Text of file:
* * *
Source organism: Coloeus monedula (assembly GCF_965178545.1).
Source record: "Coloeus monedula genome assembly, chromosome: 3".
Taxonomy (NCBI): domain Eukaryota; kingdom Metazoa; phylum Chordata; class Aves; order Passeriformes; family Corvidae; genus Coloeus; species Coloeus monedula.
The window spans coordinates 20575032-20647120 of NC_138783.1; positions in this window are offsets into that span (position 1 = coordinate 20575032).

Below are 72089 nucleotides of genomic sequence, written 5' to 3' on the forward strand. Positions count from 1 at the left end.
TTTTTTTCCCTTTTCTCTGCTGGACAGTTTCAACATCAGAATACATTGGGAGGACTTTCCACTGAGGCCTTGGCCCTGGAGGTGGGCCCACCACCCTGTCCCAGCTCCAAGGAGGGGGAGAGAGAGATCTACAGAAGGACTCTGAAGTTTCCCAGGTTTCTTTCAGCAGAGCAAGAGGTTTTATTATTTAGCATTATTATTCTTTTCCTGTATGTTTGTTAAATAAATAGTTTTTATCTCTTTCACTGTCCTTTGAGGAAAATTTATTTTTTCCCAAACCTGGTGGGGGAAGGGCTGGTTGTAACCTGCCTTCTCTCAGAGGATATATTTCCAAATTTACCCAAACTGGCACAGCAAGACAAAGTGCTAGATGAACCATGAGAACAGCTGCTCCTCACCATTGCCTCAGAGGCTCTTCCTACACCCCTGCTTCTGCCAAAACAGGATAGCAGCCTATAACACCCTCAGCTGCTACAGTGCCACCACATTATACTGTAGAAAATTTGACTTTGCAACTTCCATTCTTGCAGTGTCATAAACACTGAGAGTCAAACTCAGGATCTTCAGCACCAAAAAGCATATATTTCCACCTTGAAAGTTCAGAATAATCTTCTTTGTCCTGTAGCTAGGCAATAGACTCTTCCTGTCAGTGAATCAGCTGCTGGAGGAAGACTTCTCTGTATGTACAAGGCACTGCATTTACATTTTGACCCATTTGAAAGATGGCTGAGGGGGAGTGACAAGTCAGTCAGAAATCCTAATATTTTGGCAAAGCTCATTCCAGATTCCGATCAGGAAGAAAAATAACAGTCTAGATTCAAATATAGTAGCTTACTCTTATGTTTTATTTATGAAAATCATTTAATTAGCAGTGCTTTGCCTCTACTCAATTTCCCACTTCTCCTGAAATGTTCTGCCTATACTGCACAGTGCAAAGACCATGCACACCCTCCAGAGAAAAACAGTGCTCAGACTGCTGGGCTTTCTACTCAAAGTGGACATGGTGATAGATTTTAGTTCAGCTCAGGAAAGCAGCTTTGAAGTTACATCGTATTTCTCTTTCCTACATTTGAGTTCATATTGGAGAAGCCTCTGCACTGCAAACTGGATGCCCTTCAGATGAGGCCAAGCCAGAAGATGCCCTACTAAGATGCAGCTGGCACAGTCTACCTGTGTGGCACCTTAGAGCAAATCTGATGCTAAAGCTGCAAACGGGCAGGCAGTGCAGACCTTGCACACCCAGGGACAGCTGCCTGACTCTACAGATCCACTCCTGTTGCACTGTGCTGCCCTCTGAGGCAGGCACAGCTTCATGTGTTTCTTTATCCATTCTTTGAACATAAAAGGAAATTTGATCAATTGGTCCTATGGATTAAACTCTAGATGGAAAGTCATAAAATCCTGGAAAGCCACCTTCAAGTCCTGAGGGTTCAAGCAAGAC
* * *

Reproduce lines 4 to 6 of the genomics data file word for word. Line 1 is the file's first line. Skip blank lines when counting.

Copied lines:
The window spans coordinates 20575032-20647120 of NC_138783.1; positions in this window are offsets into that span (position 1 = coordinate 20575032).

Below are 72089 nucleotides of genomic sequence, written 5' to 3' on the forward strand. Positions count from 1 at the left end.
TTTTTTTCCCTTTTCTCTGCTGGACAGTTTCAACATCAGAATACATTGGGAGGACTTTCCACTGAGGCCTTGGCCCTGGAGGTGGGCCCACCACCCTGTCCCAGCTCCAAGGAGGGGGAGAGAGAGATCTACAGAAGGACTCTGAAGTTTCCCAGGTTTCTTTCAGCAGAGCAAGAGGTTTTATTATTTAGCATTATTATTCTTTTCCTGTATGTTTGTTAAATAAATAGTTTTTATCTCTTTCACTGTCCTTTGAGGAAAATTTATTTTTTCCCAAACCTGGTGGGGGAAGGGCTGGTTGTAACCTGCCTTCTCTCAGAGGATATATTTCCAAATTTACCCAAACTGGCACAGCAAGACAAAGTGCTAGATGAACCATGAGAACAGCTGCTCCTCACCATTGCCTCAGAGGCTCTTCCTACACCCCTGCTTCTGCCAAAACAGGATAGCAGCCTATAACACCCTCAGCTGCTACAGTGCCACCACATTATACTGTAGAAAATTTGACTTTGCAACTTCCATTCTTGCAGTGTCATAAACACTGAGAGTCAAACTCAGGATCTTCAGCACCAAAAAGCATATATTTCCACCTTGAAAGTTCAGAATAATCTTCTTTGTCCTGTAGCTAGGCAATAGACTCTTCCTGTCAGTGAATCAGCTGCTGGAGGAAGACTTCTCTGTATGTACAAGGCACTGCATTTACATTTTGACCCATTTGAAAGATGGCTGAGGGGGAGTGACAAGTCAGTCAGAAATCCTAATATTTTGGCAAAGCTCATTCCAGATTCCGATCAGGAAGAAAAATAACAGTCTAGATTCAAATATAGTAGCTTACTCTTATGTTTTATTTATGAAAATCATTTAATTAGCAGTGCTTTGCCTCTACTCAATTTCCCACTTCTCCTGAAATGTTCTGCCTATACTGCACAGTGCAAAGACCATGCACACCCTCCAGAGAAAAACAGTGCTCAGACTGCTGGGCTTTCTACTCAAAGTGGACATGGTGATAGATTTTAGTTCAGCTCAGGAAAGCAGCTTTGAAGTTACATCGTATTTCTCTTTCCTACATTTGAGTTCATATTGGAGAAGCCTCTGCACTGCAAACTGGATGCCCTTCAGATGAGGCCAAGCCAGAAGATGCCCTACTAAGATGCAGCTGGCACAGTCTACCTGTGTGGCACCTTAGAGCAAATCTGATGCTAAAGCTGCAAACGGGCAGGCAGTGCAGACCTTGCACACCCAGGGACAGCTGCCTGACTCTACAGATCCACTCCTGTTGCACTGTGCTGCCCTCTGAGGCAGGCACAGCTTCATGTGTTTCTTTATCCATTCTTTGAACATAAAAGGAAATTTGATCAATTGGTCCTATGGATTAAACTCTAGATGGAAAGTCATAAAATCCTGGAAAGCCACCTTCAAGTCCTGAGGGTTCAAGCAAGAC